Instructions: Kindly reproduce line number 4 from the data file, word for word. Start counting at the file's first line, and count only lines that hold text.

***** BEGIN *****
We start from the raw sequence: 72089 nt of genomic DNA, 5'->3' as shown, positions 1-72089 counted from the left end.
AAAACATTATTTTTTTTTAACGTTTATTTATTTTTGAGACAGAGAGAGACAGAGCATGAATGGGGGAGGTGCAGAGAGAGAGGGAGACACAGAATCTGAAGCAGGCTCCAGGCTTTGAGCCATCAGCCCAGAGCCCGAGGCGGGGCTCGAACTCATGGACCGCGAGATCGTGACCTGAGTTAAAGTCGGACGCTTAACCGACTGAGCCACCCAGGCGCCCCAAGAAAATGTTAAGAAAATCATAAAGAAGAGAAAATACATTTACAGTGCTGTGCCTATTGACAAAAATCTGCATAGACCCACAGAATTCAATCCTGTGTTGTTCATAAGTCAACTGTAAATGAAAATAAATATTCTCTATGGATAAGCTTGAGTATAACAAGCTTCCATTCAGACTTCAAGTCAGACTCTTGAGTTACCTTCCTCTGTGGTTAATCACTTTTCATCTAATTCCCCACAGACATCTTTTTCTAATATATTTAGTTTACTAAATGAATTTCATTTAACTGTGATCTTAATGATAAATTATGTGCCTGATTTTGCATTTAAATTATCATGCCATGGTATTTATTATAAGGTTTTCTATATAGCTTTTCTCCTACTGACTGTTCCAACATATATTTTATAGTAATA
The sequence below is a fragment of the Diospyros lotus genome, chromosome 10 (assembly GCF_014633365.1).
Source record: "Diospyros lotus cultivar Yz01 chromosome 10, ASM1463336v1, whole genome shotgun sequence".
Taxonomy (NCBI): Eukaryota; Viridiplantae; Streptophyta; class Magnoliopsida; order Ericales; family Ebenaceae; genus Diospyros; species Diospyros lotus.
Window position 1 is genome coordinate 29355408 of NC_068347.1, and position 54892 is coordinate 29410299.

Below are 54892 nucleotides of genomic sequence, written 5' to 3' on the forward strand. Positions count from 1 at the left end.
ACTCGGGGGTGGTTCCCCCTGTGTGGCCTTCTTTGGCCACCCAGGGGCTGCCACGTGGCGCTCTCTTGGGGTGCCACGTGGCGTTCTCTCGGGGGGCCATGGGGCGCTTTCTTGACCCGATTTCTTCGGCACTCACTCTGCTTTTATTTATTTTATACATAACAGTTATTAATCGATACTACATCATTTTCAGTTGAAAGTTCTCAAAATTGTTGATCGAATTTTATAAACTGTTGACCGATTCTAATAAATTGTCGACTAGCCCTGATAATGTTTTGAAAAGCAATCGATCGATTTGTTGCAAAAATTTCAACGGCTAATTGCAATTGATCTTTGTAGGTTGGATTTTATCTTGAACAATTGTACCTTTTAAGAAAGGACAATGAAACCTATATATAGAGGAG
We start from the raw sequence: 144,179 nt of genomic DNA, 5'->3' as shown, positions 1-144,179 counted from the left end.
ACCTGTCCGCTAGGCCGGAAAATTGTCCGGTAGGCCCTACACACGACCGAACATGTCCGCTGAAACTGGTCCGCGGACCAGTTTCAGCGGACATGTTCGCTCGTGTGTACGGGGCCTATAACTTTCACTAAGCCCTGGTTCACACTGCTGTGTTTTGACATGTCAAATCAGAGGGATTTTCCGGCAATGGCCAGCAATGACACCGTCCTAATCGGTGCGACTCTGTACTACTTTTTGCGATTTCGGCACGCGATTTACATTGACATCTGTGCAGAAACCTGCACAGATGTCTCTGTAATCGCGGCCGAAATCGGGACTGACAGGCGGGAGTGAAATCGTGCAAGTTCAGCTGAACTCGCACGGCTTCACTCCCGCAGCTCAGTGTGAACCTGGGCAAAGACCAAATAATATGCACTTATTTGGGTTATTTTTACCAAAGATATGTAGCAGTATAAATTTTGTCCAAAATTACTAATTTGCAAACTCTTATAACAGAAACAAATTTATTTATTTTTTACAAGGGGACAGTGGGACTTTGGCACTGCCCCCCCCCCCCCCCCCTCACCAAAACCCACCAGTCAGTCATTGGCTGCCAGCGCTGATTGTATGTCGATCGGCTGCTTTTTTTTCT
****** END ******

Source record: "Diospyros lotus cultivar Yz01 chromosome 10, ASM1463336v1, whole genome shotgun sequence".